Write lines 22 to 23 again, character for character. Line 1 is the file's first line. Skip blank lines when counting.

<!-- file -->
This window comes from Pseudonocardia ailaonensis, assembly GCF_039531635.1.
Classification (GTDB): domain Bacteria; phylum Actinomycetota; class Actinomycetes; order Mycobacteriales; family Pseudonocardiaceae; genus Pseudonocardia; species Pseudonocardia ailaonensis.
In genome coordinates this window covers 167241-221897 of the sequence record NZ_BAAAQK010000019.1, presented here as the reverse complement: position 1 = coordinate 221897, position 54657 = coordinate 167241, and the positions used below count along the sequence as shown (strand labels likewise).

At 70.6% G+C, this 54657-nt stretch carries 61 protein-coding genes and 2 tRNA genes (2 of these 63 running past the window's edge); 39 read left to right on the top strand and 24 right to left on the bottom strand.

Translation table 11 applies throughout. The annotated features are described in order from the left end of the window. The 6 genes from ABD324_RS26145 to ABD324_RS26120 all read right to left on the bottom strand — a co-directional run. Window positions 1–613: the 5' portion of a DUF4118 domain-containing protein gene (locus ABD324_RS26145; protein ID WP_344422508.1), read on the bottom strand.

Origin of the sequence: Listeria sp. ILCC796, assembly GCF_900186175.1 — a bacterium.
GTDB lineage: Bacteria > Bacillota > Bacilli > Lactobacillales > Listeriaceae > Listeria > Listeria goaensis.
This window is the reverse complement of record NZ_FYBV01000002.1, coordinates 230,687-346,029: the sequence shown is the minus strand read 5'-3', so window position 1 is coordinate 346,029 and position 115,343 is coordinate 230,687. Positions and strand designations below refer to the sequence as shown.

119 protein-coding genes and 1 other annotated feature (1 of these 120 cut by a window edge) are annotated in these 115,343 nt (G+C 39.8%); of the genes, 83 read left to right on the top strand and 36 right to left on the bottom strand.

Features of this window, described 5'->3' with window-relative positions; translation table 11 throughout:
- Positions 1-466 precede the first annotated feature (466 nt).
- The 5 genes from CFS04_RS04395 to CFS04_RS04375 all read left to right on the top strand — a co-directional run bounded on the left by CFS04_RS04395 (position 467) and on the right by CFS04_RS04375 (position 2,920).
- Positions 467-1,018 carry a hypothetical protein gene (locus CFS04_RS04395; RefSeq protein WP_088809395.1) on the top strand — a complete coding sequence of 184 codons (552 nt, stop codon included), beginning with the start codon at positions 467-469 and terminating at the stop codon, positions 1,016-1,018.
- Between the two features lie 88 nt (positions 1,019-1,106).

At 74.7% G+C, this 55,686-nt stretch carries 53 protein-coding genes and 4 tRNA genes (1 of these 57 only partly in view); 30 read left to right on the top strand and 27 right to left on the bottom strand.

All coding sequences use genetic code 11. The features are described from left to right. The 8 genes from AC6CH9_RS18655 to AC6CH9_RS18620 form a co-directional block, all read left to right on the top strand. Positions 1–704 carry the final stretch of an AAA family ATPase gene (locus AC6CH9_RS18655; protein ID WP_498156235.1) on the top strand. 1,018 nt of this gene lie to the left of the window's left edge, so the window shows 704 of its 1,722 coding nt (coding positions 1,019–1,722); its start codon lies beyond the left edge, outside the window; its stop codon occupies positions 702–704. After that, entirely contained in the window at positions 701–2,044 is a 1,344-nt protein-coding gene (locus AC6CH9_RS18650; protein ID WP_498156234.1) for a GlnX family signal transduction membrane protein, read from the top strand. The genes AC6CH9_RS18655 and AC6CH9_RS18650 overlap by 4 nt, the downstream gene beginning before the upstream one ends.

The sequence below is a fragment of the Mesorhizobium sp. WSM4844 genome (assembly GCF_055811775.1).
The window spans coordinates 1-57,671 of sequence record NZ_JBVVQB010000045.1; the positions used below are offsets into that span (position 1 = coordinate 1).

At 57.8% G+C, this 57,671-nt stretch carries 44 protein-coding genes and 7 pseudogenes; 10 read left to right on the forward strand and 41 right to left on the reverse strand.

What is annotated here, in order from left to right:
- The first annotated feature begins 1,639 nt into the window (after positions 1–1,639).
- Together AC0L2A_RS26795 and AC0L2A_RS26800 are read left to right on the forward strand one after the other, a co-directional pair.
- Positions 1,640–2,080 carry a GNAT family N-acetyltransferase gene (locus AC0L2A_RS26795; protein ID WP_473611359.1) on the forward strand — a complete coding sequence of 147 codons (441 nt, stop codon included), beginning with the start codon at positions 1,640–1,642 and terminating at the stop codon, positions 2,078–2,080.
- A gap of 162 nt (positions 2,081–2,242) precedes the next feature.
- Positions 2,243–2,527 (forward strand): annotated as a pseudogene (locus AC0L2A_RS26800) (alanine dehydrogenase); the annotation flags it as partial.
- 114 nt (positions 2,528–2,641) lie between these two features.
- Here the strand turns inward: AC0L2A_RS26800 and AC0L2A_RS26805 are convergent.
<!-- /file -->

- Together AC0L2A_RS26795 and AC0L2A_RS26800 are read left to right on the forward strand one after the other, a co-directional pair.
- Positions 1,640–2,080 carry a GNAT family N-acetyltransferase gene (locus AC0L2A_RS26795; protein ID WP_473611359.1) on the forward strand — a complete coding sequence of 147 codons (441 nt, stop codon included), beginning with the start codon at positions 1,640–1,642 and terminating at the stop codon, positions 2,078–2,080.